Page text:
Small guide for taking care of an older pet

Small guide for taking care of an older pet

An older pet has different requirements than their younger counterparts when it comes to nutrition, health and movements. Getting older is not a sickness but your aging friend will need a different kind of attention. Genetics, nutrition and environment play a role in how fast your pet actually ages.

As your dog or cat gets older, they may develop arthritis or other diseases that will slow them down and prevent them from walking or moving as much as before. Getting up or finding a nice position might get more difficult for them. They can become reluctant to move up and down stairs, jumping up and down from counters or getting into a car.

Dental diseases are a real threat and can cause your pet to lose teeth or have difficulty eating. Proper dental hygiene is important and can be achieved by brushing your furry friend’s teeth and/or giving them some treats designed to keep the teeth and jaws healthy. If your pet is losing weight, it can also be due to a disease on their kidneys, liver, heart and so on. On the other hand, some pets become (even more of) couch potatoes with age and therefore gain weight. Obesity itself is a health issue but also leads to problems with their skin and heart. Regular, yearly visits with your veterinarian are crucial to make sure your pet is doing alright. Your vet can help you find a balanced, high-quality diet for your pet, whether they need to lose some weight or need a special diet because of their diseases.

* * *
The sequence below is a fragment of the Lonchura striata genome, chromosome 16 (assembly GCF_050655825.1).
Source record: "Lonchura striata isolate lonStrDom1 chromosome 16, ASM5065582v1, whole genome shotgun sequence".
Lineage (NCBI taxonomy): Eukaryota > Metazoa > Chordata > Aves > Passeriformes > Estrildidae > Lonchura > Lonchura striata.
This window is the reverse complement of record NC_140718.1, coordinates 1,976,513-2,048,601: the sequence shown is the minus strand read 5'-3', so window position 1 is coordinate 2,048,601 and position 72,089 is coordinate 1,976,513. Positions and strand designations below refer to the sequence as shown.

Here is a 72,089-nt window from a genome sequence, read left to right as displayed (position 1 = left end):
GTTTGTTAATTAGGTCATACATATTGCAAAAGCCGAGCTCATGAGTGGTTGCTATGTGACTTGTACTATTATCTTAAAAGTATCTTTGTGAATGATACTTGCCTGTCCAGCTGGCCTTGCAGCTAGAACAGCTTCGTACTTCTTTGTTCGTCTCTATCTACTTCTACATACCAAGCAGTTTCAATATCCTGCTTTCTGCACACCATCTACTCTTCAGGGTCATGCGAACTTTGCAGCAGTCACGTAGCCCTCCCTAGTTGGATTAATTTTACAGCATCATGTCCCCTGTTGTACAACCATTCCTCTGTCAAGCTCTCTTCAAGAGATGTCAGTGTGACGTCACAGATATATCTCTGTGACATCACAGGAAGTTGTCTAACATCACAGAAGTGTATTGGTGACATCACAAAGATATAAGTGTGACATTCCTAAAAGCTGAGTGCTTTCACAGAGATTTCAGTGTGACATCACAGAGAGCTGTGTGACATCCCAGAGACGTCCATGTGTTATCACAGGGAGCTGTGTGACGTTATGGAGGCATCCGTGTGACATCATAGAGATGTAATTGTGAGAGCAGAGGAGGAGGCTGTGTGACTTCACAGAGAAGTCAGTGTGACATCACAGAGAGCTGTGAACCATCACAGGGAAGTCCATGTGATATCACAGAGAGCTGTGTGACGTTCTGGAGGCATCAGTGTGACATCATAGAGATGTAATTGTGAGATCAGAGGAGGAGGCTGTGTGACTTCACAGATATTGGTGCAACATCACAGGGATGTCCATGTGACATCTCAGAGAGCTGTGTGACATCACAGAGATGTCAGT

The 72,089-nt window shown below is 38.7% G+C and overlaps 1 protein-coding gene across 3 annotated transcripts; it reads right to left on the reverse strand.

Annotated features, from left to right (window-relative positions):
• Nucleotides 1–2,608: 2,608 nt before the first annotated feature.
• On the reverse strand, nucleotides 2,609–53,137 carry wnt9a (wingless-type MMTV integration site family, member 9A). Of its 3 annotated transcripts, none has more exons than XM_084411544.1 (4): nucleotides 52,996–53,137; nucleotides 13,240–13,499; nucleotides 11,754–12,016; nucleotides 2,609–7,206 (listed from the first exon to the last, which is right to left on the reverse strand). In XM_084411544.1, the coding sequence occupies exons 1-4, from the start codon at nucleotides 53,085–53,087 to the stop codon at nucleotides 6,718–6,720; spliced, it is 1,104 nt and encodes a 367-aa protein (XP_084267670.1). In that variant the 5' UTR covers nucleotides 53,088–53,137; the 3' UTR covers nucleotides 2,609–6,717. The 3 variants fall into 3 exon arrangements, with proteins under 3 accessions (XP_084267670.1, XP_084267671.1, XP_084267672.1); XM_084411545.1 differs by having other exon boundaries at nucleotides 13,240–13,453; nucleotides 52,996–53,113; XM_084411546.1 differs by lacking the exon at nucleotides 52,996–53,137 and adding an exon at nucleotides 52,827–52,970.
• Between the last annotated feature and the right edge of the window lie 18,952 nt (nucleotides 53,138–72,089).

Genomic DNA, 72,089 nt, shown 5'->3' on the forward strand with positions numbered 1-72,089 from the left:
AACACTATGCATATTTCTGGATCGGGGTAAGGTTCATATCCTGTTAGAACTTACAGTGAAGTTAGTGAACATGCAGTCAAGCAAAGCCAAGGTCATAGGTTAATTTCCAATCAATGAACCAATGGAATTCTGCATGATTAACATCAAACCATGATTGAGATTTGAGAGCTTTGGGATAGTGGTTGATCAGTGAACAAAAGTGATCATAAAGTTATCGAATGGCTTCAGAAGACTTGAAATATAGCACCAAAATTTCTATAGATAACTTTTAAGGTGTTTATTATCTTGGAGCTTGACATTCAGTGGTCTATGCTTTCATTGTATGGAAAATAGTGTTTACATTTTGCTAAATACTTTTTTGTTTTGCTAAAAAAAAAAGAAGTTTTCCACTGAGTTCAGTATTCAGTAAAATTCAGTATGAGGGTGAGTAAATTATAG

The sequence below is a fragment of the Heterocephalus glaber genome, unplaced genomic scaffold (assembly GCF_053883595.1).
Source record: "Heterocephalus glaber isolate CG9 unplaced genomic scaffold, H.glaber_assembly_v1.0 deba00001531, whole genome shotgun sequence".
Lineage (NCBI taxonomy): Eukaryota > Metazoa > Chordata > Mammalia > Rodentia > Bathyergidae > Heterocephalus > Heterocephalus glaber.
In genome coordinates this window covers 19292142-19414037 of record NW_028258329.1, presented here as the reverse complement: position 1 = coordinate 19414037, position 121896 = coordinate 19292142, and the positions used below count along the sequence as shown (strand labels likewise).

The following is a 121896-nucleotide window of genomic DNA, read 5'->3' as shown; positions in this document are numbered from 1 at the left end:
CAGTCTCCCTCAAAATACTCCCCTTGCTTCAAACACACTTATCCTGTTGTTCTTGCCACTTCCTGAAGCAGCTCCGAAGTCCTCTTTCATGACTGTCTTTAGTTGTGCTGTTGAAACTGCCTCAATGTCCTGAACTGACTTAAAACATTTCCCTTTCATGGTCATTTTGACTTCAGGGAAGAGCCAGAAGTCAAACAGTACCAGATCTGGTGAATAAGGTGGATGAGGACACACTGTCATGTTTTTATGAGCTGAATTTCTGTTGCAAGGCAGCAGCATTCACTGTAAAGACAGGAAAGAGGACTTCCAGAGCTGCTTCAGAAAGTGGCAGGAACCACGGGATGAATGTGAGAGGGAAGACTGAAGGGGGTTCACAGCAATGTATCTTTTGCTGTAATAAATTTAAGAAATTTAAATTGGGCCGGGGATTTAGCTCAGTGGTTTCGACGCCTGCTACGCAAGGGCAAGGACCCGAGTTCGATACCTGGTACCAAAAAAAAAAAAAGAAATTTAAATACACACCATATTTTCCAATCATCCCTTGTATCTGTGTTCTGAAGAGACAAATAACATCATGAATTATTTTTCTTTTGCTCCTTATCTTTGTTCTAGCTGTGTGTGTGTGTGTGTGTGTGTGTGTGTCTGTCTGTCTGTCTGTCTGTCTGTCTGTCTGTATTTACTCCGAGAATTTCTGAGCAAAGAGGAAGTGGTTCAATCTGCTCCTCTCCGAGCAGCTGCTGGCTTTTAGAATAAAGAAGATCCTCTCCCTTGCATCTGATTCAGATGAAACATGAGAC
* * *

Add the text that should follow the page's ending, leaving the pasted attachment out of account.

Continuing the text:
Exercise is important to keep your pet in their ideal weight and to help their joints and muscles. Just remember to tailor the exercise to meet your pet’s requirements. You can walk your cat outside if they are used to wearing a harness. Toys and food puzzles will also keep your pet active and entertained indoors.

Ramps and steps can help your pet to move more individually. You can provide steps for your cat to reach their favorite windowsill. Providing a carpet over a hard surface will help your pet gain footing, especially when they standing up. Make it easy for your cat to access the things they enjoy and/or need. For example, you can provide them with multiple litter boxes in different rooms and use litter boxes with lower sides for easy access. Be sure that food and water are always available for your friend.

Nightlights will help older pets to navigate as their eyesight might get poorer with age. Consider your blind pet by keeping their environment as consistent as possible, especially the litter boxes and their food and drink bowls. Do not pick them up by surprise but call their name beforehand.  Deaf pets appreciate it if you approach them from the front so they can see you. Keep them in short leash or otherwise safe from cars when outdoors.

Routines are important to pets in general, but they are especially comforting to older pets. Some pets even require more attention and enjoy the company of their human friends more when getting older. As much as possible, stick to routines and remember to give your senior pet extra love and care. Enjoy every day you get to spend with them!


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